Language for a bill to address an apparent loophole that allows police officers to legally have sex with prostitutes while at work is being drafted for Lansing by the Human Trafficking Clinic at the U-M Law School.
You might've missed this story from last year: Hawaii's legislature held a lengthy debate on whether cops in the state should legally be allowed to have sex with prostitutes
. In one of his stories on the issue, writer Sam Eigling added this line
: "It appears that Michigan is the only other state that permits police to have sex with prostitutes during investigations, though it’s not entirely clear given the large number of state and local jurisdictions in the nation.
This morning, at The New Republic
, Eigling went into greater detail in a piece titled, "Above the Law, Under the Sheets."
The story itself is a fascinating read; in it, he again mentions the case of Michigan, saying a bill is being drummed up to address the apparent exemption:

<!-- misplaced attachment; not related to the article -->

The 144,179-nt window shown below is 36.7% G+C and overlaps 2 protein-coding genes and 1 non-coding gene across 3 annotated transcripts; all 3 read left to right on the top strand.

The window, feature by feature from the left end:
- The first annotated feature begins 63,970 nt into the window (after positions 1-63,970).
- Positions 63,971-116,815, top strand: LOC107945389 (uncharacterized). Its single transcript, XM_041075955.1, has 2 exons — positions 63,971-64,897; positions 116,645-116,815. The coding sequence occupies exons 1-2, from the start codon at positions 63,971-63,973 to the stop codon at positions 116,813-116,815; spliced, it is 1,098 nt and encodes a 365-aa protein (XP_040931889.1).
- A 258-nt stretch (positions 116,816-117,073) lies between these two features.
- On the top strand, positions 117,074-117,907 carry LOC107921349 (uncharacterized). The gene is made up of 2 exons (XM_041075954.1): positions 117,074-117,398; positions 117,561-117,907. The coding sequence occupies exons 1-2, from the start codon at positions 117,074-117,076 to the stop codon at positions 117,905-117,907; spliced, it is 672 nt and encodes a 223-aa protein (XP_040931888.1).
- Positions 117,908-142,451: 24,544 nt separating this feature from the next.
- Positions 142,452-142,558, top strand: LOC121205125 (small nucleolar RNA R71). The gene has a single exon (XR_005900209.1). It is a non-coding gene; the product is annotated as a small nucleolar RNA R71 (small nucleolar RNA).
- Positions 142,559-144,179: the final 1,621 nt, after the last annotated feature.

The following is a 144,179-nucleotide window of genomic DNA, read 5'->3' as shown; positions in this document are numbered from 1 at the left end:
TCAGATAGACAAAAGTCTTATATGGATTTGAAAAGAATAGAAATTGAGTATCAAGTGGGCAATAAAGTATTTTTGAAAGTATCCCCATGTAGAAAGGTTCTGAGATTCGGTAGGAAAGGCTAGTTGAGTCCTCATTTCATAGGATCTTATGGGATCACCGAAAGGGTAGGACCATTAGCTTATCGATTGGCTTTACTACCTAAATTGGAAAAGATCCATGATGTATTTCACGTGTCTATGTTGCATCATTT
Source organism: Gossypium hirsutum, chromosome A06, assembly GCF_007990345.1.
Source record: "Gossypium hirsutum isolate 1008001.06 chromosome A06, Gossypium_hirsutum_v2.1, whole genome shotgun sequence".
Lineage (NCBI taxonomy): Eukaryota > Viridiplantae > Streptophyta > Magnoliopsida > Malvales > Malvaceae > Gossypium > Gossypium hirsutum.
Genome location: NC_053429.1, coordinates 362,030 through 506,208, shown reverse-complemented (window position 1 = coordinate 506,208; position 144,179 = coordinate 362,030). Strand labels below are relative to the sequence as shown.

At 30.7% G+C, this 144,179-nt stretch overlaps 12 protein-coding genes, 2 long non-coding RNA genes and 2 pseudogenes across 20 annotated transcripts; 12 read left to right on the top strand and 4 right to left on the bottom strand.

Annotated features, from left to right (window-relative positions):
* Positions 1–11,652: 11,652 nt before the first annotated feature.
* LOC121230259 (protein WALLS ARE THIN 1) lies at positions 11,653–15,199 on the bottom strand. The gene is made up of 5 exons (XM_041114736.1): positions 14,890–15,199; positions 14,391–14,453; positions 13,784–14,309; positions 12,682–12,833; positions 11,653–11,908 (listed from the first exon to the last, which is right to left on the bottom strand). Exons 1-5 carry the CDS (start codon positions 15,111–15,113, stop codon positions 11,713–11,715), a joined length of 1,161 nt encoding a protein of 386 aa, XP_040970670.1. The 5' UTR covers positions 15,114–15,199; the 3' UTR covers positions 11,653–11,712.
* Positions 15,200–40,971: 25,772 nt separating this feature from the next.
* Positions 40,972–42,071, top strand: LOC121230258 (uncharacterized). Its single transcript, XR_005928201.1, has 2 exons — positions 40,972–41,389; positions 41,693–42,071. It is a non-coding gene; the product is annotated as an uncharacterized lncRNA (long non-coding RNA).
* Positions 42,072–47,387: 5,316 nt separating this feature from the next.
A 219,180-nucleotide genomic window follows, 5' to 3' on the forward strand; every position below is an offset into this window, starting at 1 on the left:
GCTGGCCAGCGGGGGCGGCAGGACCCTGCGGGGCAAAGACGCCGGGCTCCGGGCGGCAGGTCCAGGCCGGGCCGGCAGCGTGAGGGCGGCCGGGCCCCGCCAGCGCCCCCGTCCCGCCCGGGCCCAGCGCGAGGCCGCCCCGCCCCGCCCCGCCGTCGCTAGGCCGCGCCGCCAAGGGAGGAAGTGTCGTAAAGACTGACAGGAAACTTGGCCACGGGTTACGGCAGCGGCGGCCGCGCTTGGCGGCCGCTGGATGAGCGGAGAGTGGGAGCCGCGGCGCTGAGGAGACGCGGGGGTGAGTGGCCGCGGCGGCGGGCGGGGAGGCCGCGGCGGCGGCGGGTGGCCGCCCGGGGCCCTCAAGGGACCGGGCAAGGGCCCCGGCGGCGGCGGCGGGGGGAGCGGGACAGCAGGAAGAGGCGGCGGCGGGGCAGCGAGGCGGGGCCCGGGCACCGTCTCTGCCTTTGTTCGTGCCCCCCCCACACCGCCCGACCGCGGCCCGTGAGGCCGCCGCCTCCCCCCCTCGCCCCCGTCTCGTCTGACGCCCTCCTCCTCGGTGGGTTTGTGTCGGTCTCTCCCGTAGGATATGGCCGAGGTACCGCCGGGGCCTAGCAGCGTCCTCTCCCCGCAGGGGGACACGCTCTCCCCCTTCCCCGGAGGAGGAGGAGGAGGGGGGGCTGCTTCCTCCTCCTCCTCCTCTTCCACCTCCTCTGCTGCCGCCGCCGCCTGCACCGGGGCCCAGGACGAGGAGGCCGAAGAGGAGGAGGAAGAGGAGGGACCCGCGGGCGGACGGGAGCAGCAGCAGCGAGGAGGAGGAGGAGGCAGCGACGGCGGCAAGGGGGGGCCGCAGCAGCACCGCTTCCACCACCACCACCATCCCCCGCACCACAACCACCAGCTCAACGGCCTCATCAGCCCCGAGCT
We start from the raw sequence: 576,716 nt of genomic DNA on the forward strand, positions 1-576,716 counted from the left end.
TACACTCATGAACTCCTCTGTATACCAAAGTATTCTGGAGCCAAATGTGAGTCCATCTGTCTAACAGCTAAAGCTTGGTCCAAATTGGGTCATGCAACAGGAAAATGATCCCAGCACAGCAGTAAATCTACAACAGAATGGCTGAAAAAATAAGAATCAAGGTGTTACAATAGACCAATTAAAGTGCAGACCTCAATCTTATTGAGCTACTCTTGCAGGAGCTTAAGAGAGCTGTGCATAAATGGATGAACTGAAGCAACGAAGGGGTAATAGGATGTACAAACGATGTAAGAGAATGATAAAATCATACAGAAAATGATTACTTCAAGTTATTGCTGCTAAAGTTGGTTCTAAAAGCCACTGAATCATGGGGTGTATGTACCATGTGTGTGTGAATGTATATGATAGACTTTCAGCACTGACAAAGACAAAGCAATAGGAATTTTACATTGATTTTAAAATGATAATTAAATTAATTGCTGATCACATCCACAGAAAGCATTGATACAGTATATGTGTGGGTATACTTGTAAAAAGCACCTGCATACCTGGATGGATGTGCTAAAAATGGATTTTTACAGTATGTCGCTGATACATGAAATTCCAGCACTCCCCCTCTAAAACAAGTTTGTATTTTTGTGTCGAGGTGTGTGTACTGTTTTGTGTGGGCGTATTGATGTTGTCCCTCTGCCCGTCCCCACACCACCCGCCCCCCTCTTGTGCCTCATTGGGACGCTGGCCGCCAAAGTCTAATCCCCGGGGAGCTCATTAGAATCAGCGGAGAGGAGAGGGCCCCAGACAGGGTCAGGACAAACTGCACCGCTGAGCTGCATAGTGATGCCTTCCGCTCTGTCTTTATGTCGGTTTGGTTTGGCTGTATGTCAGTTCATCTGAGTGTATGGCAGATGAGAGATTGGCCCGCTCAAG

I got a crash course in the subject last spring when covering the fight in Hawaii to scrap their exemption allowing on-duty police to have sex with prostitutes. To my knowledge, Michigan is the only state in the country where that's still legally permissable. (During my reporting last year, I reached out to other Associated Press statehouse bureaus to crowd-source that determination; separately, a prostitution researcher I'd called for information came to the same finding.) Bridgette Carr, the director of the Human Trafficking Clinic at the University of Michigan Law School, tells me the clinic is drafting language suitable for a bill on the matter, with hopes that a lawmaker will take it up this year. As Michigan's 2015 legislative session revs up, lawmakers ought to shed their ignominious distinction as the only state that allows cops to have sex with prostitutes, even if (or perhaps because) departments tend to set their own boundaries with this sort of thing.
Sure enough, under the Michigan Penal Code's section on prostitution, there's a section on the applicability of statute to police officers
, which says it does "not apply to a law enforcement officer while in the performance of his duties as a law enforcement officer." A message seeking comment was left for Carr this morning.